Posted by: thebuffyrewatch | February 17, 2014

Robin’s Review – S7, E16 – Storyteller

Synopsis: Andrew wants to make a documentary about Buffy as she prepares to save the world. At school the students are increasingly suffering from the power of the Hellmouth. Robin and Buffy decide to interrogate Andrew to find out if they can close the portal in the basement. Xander and Anya talk about their feelings for one another.

The Good: The sense that the coming fight is different to all those that have come before was succesfully hammered home here. It was essentially the third episode in a row where either Buffy or Giles yelled at someone to get serious. This time, accompanied by actual hellmouth horrors and the impending end of the show, it began to sink in.

The Bad: The Andrew story concluded as you would expect a good Buffy tale to conclude. Andrew finally admits that he did know, on some level, that it wasn’t Warren. He murdered Jonathan out of fear and loneliness and greed. His incesant use of pop culture to frame stories was a defence mechanism to avoid the painful realisation of what he’d done. He tearfully recognises the truth and begins his redemption process.

That conclusion was adequate but I’m not sure it justified the preceding forty minutes or his enduring presence this season. Ultimately I don’t enjoy watching the Andrew character. It doesn’t feel like he is ever real. Of course, as this episode demonstrated, that is part of who he is. He uses his geekery to recast himself as something more heroic than he is. But more than that, Andrew always misses the point of serious moments and makes light of them. He always misunderstands people and manages to annoy them. He daydreams about amazing things happening to him but never does anything to realise them. And at the core of the character he is presented as a homosexual who has yet to realise his own sexuality. How else can you explain his obsession with Warren, his portrayal of a topless Spike and his indifference to Willow and Kennedy making out. It’s obviously not his sexuality that I resent. It’s the shows indifference to his confusion. It feels like the show wants Andrew to be permanently in the closet. Permanently blathering so people can roll their eyes. Permanently making light of serious situations because the writers have forgotten how to make things funny.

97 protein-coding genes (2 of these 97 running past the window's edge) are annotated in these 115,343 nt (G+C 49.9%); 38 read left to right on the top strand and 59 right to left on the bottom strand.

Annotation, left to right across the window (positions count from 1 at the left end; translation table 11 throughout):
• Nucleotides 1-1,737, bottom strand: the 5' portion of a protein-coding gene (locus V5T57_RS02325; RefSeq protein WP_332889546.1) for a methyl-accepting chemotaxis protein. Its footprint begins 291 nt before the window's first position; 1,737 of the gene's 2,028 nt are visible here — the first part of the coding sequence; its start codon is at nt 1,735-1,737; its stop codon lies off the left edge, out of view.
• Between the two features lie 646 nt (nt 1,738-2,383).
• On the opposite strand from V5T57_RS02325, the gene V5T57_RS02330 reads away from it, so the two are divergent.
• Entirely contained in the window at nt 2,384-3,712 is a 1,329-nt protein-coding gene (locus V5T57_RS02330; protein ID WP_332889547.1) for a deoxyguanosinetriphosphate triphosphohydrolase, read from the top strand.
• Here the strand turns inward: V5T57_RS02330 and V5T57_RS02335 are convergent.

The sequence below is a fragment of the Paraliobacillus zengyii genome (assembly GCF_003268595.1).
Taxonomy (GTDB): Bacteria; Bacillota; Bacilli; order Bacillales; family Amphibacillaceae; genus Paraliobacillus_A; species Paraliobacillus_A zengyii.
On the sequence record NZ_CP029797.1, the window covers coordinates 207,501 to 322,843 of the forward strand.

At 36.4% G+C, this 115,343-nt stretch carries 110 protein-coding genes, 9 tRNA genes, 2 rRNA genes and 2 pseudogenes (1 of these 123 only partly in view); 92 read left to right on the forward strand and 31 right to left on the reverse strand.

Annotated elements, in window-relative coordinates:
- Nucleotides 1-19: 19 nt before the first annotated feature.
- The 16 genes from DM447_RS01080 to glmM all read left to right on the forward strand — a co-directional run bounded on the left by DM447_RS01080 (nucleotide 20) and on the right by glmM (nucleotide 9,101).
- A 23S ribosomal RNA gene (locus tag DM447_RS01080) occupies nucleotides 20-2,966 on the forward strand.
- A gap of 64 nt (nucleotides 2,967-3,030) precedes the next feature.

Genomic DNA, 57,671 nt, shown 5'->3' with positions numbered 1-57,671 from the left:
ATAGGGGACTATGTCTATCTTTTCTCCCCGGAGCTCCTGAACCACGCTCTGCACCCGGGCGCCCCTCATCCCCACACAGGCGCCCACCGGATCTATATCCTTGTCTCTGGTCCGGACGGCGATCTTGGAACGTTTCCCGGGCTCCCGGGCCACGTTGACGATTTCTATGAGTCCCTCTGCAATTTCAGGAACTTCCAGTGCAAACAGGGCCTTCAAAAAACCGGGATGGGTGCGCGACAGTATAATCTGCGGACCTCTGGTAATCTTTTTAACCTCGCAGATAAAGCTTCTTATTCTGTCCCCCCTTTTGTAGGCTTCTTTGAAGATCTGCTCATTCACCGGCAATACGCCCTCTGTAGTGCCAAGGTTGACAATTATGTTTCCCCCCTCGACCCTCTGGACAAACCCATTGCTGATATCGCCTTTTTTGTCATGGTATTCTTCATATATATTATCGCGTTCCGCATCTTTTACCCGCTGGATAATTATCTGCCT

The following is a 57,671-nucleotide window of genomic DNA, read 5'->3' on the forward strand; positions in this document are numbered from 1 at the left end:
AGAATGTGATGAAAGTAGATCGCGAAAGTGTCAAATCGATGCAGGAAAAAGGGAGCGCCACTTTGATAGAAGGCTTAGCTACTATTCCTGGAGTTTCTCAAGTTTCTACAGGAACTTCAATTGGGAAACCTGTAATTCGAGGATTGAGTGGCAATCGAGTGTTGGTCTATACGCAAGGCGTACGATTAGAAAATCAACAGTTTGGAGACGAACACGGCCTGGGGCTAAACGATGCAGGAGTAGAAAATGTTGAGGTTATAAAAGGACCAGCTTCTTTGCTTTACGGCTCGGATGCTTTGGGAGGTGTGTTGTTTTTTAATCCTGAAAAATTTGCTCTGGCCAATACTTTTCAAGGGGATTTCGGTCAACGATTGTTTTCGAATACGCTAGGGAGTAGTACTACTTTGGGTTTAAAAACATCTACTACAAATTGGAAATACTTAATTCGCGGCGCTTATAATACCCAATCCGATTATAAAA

To have so much Andrew in one episode therefore forced me to repeatedly confront all these grating aspects of his being. The comedy was ultra overt. There was no subtlety, no reality he was satirising or truth he was revealing. It was just a fantasy world making the most obvious images come to life. Andrew the master story teller, Andrew as an Olympian God, Andrew as a suave super villain. Although I felt the humour in Jonathan’s showcase “Superstar” (417) fell repeatedly flat at least the Scoobies could all play straight men to his James Bond. Here the comedy was just silly fantasy with no punch line in sight.

Glimpses into Andrew’s imagination were confusingly combined with lots of documentary footage, real flashbacks and flashbacks with a falty narrator. It was far too much interference with the narrative and almost none of it made any impact. I thought the documentary footage might provide some insight into Scooby matters (see The Unknown) but was used mainly as a new way for Andrew to irritate people. The flashbacks ended up being used to make a jokes about Jonathan’s death. I almost never see the funny side in characters dying. Yet here we not only got some altered perspective to try and make us chuckle about Jonathan being skewered but we got Buffy hitting a punch line as a student explodes from stress.